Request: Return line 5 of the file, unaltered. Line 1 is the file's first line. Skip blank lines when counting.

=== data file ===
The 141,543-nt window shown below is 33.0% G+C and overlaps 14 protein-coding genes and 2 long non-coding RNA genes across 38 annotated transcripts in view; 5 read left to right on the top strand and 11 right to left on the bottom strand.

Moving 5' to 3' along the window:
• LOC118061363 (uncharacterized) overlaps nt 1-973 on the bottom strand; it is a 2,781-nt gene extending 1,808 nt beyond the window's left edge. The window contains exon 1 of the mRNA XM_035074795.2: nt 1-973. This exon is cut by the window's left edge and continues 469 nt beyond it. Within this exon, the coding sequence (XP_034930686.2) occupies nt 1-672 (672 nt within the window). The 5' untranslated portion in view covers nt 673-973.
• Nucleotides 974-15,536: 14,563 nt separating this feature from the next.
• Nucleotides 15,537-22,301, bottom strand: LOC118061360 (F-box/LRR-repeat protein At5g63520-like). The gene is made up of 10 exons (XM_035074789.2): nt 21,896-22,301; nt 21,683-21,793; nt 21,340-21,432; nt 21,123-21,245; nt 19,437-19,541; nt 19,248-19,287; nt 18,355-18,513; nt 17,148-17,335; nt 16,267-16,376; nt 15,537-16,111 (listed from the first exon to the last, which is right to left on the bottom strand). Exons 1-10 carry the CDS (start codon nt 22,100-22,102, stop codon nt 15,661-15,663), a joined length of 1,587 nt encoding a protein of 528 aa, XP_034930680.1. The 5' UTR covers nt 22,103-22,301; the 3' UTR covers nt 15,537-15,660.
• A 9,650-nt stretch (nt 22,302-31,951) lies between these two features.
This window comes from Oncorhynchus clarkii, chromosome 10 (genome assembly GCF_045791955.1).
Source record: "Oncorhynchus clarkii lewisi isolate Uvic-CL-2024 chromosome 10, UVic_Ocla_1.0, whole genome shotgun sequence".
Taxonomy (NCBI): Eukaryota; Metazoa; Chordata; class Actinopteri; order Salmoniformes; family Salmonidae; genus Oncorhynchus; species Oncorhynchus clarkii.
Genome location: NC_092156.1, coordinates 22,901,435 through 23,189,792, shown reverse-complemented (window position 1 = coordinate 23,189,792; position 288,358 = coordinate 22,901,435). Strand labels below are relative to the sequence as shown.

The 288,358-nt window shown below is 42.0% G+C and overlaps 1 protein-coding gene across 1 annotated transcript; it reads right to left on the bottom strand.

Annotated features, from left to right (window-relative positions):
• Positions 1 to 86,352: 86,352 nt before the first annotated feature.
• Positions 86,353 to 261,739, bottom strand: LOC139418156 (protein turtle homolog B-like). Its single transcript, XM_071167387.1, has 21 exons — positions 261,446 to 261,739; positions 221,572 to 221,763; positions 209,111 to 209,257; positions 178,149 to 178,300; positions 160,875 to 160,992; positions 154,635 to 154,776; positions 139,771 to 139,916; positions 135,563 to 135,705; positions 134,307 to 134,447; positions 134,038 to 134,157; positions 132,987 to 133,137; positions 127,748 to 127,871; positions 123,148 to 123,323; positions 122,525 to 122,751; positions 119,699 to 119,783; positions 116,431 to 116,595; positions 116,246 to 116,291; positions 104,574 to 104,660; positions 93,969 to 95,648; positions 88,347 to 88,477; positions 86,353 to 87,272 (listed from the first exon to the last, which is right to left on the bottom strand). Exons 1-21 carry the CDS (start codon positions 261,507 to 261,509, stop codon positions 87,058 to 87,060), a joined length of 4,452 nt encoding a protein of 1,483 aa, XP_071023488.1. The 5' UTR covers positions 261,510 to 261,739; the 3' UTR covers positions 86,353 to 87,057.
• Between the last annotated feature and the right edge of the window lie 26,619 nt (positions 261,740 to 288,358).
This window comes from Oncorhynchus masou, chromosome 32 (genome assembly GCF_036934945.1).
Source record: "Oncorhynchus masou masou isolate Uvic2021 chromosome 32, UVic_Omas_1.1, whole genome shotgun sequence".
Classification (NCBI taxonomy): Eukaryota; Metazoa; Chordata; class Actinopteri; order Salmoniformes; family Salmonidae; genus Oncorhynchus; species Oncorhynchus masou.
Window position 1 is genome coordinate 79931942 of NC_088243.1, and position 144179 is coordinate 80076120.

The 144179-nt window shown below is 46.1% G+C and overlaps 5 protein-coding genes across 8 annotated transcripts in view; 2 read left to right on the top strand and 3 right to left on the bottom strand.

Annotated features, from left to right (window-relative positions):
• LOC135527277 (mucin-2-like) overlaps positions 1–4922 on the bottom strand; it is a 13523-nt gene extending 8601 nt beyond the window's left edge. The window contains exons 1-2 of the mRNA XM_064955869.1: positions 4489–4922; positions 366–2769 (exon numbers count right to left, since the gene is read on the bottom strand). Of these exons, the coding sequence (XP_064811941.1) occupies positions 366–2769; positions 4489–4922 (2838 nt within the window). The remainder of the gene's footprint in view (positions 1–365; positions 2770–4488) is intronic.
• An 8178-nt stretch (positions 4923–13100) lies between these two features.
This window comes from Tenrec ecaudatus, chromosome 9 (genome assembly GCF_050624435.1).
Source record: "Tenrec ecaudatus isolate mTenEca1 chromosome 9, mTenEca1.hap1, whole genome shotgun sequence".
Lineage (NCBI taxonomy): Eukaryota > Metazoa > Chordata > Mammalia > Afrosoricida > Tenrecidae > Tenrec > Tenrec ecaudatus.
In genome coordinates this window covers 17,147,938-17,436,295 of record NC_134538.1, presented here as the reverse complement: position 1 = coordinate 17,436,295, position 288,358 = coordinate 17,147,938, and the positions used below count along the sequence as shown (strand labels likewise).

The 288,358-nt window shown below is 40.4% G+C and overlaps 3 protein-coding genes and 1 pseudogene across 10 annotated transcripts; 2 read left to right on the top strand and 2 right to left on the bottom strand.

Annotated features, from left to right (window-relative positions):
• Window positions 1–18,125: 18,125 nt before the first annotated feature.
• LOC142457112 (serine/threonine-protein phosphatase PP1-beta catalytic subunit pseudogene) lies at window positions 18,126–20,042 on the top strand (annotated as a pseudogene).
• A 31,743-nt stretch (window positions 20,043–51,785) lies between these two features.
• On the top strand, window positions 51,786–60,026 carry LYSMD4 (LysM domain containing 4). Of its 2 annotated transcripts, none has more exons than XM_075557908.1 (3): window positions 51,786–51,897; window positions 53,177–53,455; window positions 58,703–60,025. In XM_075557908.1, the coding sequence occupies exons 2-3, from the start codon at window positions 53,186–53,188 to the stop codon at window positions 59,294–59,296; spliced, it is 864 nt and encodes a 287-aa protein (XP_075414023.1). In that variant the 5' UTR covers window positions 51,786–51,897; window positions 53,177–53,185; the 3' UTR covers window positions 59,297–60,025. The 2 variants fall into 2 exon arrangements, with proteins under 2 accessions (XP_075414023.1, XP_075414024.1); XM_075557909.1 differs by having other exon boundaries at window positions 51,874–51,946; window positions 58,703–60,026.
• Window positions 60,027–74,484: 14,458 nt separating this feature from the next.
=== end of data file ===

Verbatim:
• Nucleotides 15,537-22,301, bottom strand: LOC118061360 (F-box/LRR-repeat protein At5g63520-like). The gene is made up of 10 exons (XM_035074789.2): nt 21,896-22,301; nt 21,683-21,793; nt 21,340-21,432; nt 21,123-21,245; nt 19,437-19,541; nt 19,248-19,287; nt 18,355-18,513; nt 17,148-17,335; nt 16,267-16,376; nt 15,537-16,111 (listed from the first exon to the last, which is right to left on the bottom strand). Exons 1-10 carry the CDS (start codon nt 22,100-22,102, stop codon nt 15,661-15,663), a joined length of 1,587 nt encoding a protein of 528 aa, XP_034930680.1. The 5' UTR covers nt 22,103-22,301; the 3' UTR covers nt 15,537-15,660.